Wisconsin Rep. Paul Ryan — the freshly minted Republican vice presidential candidate — got an immediate ratings boost in the wake of his selection as Mitt Romney’s running-mate, according to a new Washington Post-ABC News poll.
In Wednesday through Friday interviews, fully 45 percent of Americans expressed no opinion of Ryan, dropping to 30 percent on Saturday and Sunday. The increasing familiarity all went to the positive side of the ledger, giving Ryan an initial advantage in the sprint to define his candidacy.
Overall, in interviews after his selection, 38 percent of all Americans express favorable views of Ryan, 33 percent negative ones. (Before the the announcement, Ryan was somewhat underwater, scoring 23 percent favorable, 32 unfavorable.) The most recent national numbers on Vice President Joe Biden are from a July Pew Research Center poll showing a split decision, 40 percent favorable, 37 percent unfavorable.
One of the largest movements on Ryan’s favorability numbers was the 21-point jump among conservative Republicans, but the initial movement was positive among independents as well, doubling from 19 to 39 percent. The shift among Democrats was similar in both a positive (up 10 percentage points on favorability) and negative direction (up eight on unfavorability).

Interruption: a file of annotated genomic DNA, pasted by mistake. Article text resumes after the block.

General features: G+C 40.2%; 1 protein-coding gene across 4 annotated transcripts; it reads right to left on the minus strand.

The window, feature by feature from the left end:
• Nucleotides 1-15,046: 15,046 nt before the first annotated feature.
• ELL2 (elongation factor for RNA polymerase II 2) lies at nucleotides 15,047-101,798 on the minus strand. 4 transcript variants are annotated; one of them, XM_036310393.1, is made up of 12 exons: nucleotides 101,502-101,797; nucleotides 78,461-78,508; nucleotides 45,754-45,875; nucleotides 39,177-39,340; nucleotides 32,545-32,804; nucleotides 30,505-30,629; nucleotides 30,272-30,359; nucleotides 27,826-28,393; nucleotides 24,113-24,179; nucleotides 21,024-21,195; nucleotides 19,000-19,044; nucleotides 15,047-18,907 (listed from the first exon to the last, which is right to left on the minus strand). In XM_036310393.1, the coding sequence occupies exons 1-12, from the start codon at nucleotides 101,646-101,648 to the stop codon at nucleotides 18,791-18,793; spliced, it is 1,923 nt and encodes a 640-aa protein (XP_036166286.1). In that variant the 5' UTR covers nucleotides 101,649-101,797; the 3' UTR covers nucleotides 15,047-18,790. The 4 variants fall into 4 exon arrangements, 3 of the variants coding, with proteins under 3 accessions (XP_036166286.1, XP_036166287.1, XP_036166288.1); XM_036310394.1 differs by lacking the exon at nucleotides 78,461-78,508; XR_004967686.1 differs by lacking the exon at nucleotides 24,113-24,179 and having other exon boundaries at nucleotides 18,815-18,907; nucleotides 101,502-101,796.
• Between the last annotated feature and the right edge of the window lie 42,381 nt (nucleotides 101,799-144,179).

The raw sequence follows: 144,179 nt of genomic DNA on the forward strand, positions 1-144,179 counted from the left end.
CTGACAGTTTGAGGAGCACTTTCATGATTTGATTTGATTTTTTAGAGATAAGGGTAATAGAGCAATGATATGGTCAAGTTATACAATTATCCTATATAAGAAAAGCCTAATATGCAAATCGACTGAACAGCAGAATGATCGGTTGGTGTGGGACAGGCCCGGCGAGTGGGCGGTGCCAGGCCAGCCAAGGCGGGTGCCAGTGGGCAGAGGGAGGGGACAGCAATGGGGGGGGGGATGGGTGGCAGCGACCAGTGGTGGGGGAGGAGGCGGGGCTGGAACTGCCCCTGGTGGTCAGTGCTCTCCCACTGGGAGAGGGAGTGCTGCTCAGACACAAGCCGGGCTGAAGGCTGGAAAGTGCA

Before the announcement, senior citizens split 28 percent apiece positively and negatively on Ryan, but afterward his favorable number shot to 46 percent with no change on the other side of the equation. Seniors are likely to get even more outsized attention in the coming months due to Ryan’s controversial proposal to change the Medicare entitlement. A Post-Kaiser poll released over the weekend shows broad, cross-party opposition to such a change.
The Post-ABC survey included interviews with 667 randomly selected adults leading up to Saturday’s announcement, and 522 afterwards. The first three days of interviewing also included apparent GOP vice presidential contenders Ohio Sen. Rob Portman (who was unknown by nearly 60 percent of all Americans), former Minnesota governor Tim Pawlenty and Florida Sen. Marco Rubio.
Rubio -- the only one of the four to rival Ryan among conservative Republicans in the early numbers -- was also unknown by 45 percent of those surveyed.
Just 14 percent of conservative Republicans held “strongly favorable” views of Pawlenty before Saturday, well below the 36 percent who did so of Rubio and also below Ryan’s 24 percent. (Ryan’s “strong” number leapt to 44 percent after his selection.)